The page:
“The fourth volume of the Lotus Sutra states, “The offense of uttering even a single derogatory word against the priests or laity who believe in and preach the Lotus Sutra is even graver than that of abusing Shakyamuni Buddha to his face for an entire kalpa.” (Chapter 10 LS) The Lotus Sutra also states, “[If anyone shall see a person who embraces this sutra and try to expose the faults or evils of that person, he will in the present age be afflicted with white leprosy,] whether what he speaks is the truth or not.” (Chapter 28 LS)
The Fourteen Slanders WND
Vitiligo: Pronounced vit-uh-LIE- go. A condition in which the skin turns white due to the loss of melanocytes.
As the skin gradually loses its color, patch by patch, other people may treat someone with vitiligo like a leper, thinking they have a contagious skin disease. In fact, vitiligo is called “white leprosy” in India. Women with it are often discriminated against in marriage. If they develop vitiligo after marriage, it can be grounds for divorce.
“Information is not just an abstract concept, and it is not just facts or figures, dates and names. It is a concrete property of matter and energy that is quantifiable and measurable…And everything in the universe must obey the laws of information, because everything in the universe is shaped by the information it contains.”
Decoding The Universe, Charles Seife
I’ve reached a point in my skeptical Buddhist practice where instead of nodding in approval, or worse nodding in approval after being cajoled to nod in approval, I do not. I guess I have been priming myself these last ten years or so to make myself aware when I have either been lazy in accepting a given notion or actually looking for that which confirms what I already believe or want to believe regardless of a lack of reason or evidence to the contrary.
Print The Legend
Some Christians in this country will point at our national motto IN GOD WE TRUST as proof that our nation was founded upon Christian ideals. After all, it’s been on our coinage since the 1860’s, on our paper money since 1957 and the phrase “under God” was added to the Pledge Of Allegiance that same year mostly as a reaction to conflicts with the threat of worldwide domination from godless communism. The US Supreme Court interprets these references to GOD as losing any contextual significance and is not in conflict with the US Constitution as to not establishing a state church. I wonder how they would feel about the phrase GOD IS GREAT on a nickel?
Ask most devoted Christians about Jesus and they will tell you that they have put their trust and their eternal salvation in his divine hands and that the Holy Bible is the WORD of GOD. Although I doubt that most of them have read the whole bible. And even if they have, they mostly cherry pick out what they agree to believe in. Most Christians have little information about the origins of their religion or it’s relationship to paganism. Nor how much scholarly investigation has cast doubtful shadows over how much of Christian lore is valid or apocryphal. That kind of information really gets in the way of belief.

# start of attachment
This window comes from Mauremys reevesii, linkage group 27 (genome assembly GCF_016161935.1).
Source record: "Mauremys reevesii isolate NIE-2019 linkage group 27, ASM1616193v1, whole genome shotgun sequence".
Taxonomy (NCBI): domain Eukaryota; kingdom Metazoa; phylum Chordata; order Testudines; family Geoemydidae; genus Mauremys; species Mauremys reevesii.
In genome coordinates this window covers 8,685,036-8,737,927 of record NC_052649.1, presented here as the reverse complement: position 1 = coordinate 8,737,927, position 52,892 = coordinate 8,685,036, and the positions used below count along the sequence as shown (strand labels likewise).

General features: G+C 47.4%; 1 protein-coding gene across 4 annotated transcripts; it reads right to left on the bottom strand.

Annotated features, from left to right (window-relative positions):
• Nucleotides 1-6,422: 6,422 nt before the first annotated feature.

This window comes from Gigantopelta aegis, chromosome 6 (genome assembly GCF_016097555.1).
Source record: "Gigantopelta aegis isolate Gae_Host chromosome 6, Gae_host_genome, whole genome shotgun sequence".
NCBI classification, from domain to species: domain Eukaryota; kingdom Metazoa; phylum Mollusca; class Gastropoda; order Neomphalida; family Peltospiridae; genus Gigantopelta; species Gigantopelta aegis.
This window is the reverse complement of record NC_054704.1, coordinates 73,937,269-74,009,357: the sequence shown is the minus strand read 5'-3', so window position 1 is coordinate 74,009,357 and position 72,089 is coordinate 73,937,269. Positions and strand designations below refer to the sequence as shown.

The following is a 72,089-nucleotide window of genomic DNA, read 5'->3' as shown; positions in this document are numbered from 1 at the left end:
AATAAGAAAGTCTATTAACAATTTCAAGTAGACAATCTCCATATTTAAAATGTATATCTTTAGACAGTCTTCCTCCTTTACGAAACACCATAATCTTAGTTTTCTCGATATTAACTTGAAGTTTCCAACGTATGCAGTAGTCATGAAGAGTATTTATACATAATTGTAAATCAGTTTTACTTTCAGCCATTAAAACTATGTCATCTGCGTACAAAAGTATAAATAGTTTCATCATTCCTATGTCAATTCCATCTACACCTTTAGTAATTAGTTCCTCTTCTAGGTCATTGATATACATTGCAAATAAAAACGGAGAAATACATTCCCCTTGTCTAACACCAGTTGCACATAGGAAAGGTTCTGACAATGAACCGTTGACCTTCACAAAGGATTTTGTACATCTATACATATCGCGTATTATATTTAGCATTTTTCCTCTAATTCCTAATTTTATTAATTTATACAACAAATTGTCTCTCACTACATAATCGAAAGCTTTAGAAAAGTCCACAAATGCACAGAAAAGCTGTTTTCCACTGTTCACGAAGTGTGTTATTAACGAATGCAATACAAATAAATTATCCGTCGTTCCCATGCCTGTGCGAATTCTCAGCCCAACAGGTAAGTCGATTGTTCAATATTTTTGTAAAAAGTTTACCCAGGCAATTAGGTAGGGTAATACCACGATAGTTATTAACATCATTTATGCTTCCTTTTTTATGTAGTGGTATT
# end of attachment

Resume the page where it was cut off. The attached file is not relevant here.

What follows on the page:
From the time the man know as Jesus supposedly preach his teachings, was crucified on the cross, came back to life and ascended into heaven, there is a gap of about four decades or more before the gospels, starting with Mark along with the derivative Mathew, Luke and John, were written. A man known as Saul who became Paul had a spiritual revelation where the Lord came to him and commanded him to start spreading the word of Jesus Christ. Except in all the letters of Paul, which is the bases for the Christian religion, he doesn’t mention any of the stories we commonly associate with Jesus: the Virgin Mary, Herod, John The Baptist, wise men, miracles, or anything that Jesus supposedly said. He only speaks of the crucifixion, resurrection, and ascension. And all this writing by Paul depicts Jesus not as a real person, but in a mythical realm. And he’s the link between the disappearance of Jesus and the writing of the gospels, the start of the Christian religion. The compilation of the scriptures of the bible took centuries. And there was plenty of time to add, subtract, adjust and justify what was said, when and by whom. In other words, a whole lot of redaction.
One of my favorite movie westerns is The Man Who Shot Liberty Valance. For my money, the story is timeless, and I have seen variations on its’ theme from many cultures. There are also about a zillion lines in it that are quotable, if you know what I mean Pilgrim. Almost at the end of the movie we hear a statement about the truth of an event that changed the lives of everyone. It’s an interesting comment on the human condition regardless of culture:
“This is the West, sir. When the legend becomes fact, print the legend”.
The Buddha Wasn’t A Buddhist